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A trust identification number is a number that identifies a trust, like any other legal entity, for tax purposes.   You need a trust identification number in order to put assets into your trust.  Your trust identification number will always be either 1) the Grantor’s Social Security Number, or 2) a number issued by the IRS, known as an Employer Identification Number, or EIN. An EIN is a number issued by the IRS which functions like a Social Security Number for the Trust.  In the context of a trust, it has nothing to do with employment.

Whether the Grantor’s Social Security Number or an EIN is used to identify your trust will depend on three factors:  1) whether the trust is Revocable or Irrevocable, 2) whether the Grantor is alive or has passed away, and 3) whether income-producing assets are being held in the trust.

A Revocable Trust is considered an extension of the individual who creates the trust, i.e., the Grantor.   As such, any income the Trust assets produce are reported on the Grantor’s personal income tax return, and while the Grantor is alive, the Grantor’s Social Security Number will serve as the trust identification number.

An Irrevocable Trust is a bit different, as it is most often used to separate a person from their property in order to preserve it for the Grantor’s beneficiaries at the time of the Grantor’s death.  If the only asset going into the trust is the Grantor’s home which doesn’t produce any income, then the trust identification number, as in a Revocable Trust, can be the Grantor’s Social Security Number.  However, if the Grantor is considering putting income-producing assets into the Irrevocable Trust, then an EIN should be obtained to be used as the trust identification number instead.

Regardless as to whether a trust is Revocable or Irrevocable, an EIN will also need to be obtained – if it was not previously obtained – when the Grantor of the trust passes away, as the Grantor’s Social Security Number will be deactivated and will no longer be able to be used to identify trust assets.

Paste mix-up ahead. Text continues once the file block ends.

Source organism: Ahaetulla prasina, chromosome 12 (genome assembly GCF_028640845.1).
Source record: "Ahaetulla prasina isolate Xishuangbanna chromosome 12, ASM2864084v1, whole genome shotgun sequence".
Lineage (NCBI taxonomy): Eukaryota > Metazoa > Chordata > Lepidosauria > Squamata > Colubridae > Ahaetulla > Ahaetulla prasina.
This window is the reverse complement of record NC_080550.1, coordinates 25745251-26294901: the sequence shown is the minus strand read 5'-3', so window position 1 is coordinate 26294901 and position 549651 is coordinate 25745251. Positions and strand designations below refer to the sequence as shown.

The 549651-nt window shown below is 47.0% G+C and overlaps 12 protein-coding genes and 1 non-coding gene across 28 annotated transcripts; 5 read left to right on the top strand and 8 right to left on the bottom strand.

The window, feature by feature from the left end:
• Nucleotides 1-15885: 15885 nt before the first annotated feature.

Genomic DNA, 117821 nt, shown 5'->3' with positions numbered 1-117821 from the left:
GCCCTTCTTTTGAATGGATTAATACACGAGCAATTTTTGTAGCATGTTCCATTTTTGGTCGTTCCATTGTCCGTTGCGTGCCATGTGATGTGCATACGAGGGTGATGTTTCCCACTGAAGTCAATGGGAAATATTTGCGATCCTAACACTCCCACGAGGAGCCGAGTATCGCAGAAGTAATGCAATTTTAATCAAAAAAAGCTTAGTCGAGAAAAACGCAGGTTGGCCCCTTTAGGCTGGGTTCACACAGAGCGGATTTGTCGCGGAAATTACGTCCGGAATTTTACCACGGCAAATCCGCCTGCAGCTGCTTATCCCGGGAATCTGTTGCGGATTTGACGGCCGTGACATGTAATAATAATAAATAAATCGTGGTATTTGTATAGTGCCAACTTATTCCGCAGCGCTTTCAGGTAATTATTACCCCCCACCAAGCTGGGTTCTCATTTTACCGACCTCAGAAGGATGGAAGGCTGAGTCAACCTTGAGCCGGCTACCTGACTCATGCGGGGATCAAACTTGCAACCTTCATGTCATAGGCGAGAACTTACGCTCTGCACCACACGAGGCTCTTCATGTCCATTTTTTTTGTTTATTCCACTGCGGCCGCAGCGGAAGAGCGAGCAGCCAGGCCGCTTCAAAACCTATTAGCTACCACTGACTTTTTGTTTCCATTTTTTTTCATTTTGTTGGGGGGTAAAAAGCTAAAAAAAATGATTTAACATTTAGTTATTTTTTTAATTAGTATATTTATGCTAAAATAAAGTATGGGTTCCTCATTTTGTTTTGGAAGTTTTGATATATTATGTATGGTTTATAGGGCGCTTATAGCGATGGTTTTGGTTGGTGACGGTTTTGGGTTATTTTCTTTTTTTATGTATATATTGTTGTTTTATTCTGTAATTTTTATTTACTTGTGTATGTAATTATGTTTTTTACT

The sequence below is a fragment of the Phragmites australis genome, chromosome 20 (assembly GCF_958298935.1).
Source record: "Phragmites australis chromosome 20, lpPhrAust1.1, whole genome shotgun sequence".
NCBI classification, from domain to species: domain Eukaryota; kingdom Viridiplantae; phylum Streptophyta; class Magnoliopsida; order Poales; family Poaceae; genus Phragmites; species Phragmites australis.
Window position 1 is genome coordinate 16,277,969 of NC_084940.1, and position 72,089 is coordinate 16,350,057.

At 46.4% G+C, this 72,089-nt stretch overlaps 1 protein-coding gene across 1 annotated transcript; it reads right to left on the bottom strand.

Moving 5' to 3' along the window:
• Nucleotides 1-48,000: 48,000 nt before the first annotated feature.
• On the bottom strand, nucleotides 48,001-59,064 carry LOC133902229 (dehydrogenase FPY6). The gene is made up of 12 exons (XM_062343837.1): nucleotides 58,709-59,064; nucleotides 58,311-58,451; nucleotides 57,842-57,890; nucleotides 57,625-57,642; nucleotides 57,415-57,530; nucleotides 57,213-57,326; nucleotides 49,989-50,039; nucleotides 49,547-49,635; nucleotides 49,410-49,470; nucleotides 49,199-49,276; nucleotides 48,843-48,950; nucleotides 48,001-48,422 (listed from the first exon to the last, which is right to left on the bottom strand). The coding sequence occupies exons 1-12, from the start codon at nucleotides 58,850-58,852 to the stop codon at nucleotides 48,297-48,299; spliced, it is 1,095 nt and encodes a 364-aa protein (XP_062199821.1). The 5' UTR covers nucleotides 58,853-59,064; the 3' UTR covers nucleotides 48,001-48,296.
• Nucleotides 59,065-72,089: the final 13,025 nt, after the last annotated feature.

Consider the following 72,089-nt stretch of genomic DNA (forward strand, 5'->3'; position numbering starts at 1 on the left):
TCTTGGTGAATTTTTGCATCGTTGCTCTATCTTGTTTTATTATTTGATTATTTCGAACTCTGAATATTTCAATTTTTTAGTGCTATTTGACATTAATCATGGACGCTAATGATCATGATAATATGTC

Getting an Employer Identification Number is a process which involves using information from the Grantor and the Trust to answer a series of questions for the IRS, which can currently be done online, by mail or by fax.  Once the questions are answered, the IRS will issue an EIN which will serve as the trust identification number.  If the process is completed online, the EIN will be generated instantly and displayed on screen.

To sum it all up:

  1. For a Revocable Trust, the trust identification number is the Grantor’s Social Security Number if the Grantor is alive and an EIN if the Grantor is deceased.
  2. For an Irrevocable Trust, the trust identification number is
    • the Grantor’s Social Security Number if the Grantor is alive, the Trust holds only assets that do not produce income, AND the Grantor has not elected to have an EIN assigned; OR
    • an EIN if the Trust holds income producing assets, the Grantor is deceased, or the Grantor has elected to have one assigned.




Lauren E. Soule
Russo Law Group, P.C.
100 Quentin Roosevelt Blvd., Suite 102
Garden City, NY 11530



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This Post Has One Comment

  1. My aunt created a trust with my social security number. I am a trustee and one of the beneficiaries. Should ‘t She have used her SS number? Are there any negative tax consequences for me?

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